WASHINGTON – Raqqa in Syria and the Iraqi city of Mosul are in the U.S.-led coalition’s cross-hairs as it tries to build on recent successes against the Islamic State group, Pentagon chief Ashton Carter said Wednesday.
Speaking to troops at Fort Campbell, Kentucky, ahead of their deployment to Iraq, Carter said the recapture of the two cities, each emblematic of Islamic State power, is key to the ongoing fight against the jihadis.
Raqqa and Mosul “constitute ISIL’s military, political, economic, and ideological centers of gravity,” Carter said, using an alternative acronym for the Islamic State group.
“That’s why our campaign plan’s map has got big arrows pointing at both Mosul and Raqqa. We will begin by collapsing ISIL’s control over both of these cities and then engage in elimination operations throughout other territories ISIL holds in Iraq and Syria,” he added, without giving a time frame.
Though the Pentagon has repeatedly ruled out large-scale deployments to either country, it has gradually been increasing the number of special operations troops available to carry out raids and to train local forces.
Carter said a small contingent of special operations troops had recently made contact with local partners in Iraq. The troops can also conduct raids across the border in northern Syria.
“While I cannot give you specifics, I can tell you these forces have already established contact with new forces that share our goals, new lines of communication to local, motivated and capable partners, and new targets for airstrikes and strikes of all kinds,” Carter said.
The Fort Campbell troops, from the Army’s 101st Airborne Division, will help train Iraqi and peshmerga forces.
Islamic State fighters seized Raqqa in early 2014 and declared it the capital of their caliphate. In June the same year, the jihadis seized Mosul.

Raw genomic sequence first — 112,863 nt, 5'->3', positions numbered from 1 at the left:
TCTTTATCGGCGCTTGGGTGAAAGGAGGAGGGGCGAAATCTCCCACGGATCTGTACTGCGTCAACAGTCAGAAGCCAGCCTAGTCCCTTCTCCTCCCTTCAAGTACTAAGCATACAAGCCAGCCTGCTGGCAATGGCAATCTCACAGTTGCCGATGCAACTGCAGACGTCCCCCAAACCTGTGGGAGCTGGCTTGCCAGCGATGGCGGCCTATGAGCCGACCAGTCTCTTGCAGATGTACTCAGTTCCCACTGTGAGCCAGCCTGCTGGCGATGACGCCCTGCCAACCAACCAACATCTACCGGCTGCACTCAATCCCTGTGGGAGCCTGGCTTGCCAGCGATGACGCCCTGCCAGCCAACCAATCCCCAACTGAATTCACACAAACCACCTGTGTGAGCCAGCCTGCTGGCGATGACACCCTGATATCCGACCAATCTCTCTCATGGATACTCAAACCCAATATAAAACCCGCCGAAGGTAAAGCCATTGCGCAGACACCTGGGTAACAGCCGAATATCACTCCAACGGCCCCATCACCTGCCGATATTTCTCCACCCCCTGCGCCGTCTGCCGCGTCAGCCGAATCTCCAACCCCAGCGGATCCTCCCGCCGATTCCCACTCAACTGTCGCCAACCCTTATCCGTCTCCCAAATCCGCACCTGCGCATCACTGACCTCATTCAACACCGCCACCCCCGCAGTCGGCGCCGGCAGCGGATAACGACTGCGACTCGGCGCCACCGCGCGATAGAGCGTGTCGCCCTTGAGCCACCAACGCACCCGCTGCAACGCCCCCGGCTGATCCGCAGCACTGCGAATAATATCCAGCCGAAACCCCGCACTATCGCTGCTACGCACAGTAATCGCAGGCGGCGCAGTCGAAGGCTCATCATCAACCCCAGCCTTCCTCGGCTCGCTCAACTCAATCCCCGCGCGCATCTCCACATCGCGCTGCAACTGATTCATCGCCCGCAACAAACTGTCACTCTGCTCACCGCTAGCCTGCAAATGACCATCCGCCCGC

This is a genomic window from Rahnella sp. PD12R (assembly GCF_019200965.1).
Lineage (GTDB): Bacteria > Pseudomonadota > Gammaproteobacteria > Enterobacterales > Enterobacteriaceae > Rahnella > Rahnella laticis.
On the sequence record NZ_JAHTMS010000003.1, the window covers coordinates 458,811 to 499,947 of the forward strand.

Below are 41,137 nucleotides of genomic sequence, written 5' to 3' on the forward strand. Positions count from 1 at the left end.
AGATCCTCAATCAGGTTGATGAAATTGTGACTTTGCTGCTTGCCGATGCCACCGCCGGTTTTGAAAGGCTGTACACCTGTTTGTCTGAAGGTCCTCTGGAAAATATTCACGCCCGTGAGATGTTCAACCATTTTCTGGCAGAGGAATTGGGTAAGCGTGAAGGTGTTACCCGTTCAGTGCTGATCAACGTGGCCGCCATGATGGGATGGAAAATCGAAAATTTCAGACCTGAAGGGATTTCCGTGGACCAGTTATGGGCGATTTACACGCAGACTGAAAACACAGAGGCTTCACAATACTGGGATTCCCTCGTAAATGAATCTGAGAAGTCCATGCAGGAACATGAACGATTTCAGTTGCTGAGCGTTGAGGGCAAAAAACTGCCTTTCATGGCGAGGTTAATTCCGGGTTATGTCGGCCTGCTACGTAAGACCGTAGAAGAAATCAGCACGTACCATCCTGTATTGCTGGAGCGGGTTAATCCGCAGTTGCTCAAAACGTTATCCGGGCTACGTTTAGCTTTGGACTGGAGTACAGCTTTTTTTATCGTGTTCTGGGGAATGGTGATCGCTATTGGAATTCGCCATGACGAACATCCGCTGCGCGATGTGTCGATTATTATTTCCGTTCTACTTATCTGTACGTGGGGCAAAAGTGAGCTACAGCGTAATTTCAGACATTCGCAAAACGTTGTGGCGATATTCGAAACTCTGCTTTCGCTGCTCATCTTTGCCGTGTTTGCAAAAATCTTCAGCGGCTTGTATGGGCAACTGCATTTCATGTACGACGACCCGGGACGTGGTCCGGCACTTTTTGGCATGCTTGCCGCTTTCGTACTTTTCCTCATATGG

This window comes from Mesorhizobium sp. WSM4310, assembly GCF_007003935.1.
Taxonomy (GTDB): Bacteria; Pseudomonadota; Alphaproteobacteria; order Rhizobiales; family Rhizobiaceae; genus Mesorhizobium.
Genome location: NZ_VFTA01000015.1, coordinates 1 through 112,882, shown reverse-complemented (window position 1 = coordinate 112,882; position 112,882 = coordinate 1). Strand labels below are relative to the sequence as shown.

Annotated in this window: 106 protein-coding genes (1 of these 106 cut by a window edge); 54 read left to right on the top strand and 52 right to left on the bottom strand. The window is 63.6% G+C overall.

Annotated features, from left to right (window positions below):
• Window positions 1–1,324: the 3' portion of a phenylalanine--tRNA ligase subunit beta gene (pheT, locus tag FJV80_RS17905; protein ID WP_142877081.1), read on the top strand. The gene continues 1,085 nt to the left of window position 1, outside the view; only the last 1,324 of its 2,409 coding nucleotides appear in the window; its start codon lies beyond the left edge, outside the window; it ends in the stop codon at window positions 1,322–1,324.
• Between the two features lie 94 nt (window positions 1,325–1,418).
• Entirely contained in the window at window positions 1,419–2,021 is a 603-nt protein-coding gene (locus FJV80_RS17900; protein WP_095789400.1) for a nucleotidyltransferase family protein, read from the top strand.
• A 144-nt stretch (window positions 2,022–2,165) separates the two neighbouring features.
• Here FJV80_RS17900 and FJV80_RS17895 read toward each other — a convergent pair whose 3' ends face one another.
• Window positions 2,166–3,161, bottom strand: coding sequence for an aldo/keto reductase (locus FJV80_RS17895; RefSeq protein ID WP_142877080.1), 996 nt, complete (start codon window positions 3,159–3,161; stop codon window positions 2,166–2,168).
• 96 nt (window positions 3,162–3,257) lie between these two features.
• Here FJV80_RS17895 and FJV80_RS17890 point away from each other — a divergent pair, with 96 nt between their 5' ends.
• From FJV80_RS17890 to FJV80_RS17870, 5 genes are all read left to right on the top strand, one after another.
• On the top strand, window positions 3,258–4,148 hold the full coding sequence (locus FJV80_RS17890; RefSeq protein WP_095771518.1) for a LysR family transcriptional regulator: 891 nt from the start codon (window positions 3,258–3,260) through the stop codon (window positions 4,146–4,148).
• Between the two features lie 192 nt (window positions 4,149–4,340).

Another major Iraqi city, Ramadi, fell in May 2015 but local Iraqi forces — backed by coalition air support and troop training — recaptured the city at the end of last month in what was seen as a major blow for the jihadis.
Since coalition airstrikes began in August 2014, the Pentagon estimates the Islamic State group has lost about 40 percent of the territory it once held in Iraq, and about 10 percent of the land it claimed in Syria.
“We can see that our actions to accelerate the campaign are having an effect, and creating opportunities to do even more,” Carter said.
The defense secretary will meet next week in Paris with military officials from France, Australia, Germany, Italy, the Netherlands and Britain.
“Each of these nations has a significant stake in completing the destruction of this evil organization, and we must include all of the capabilities they can bring to the field,” he said.
He said other countries in the approximately 60-member coalition should do more to fight Islamic State, which Carter likened to a metastasizing cancer.
“America will continue to lead the fight, but there can be no free riders,” he said.
“That means that as we invest in the acceleration of the campaign, so must every one of our coalition partners and every nation in a position to help.”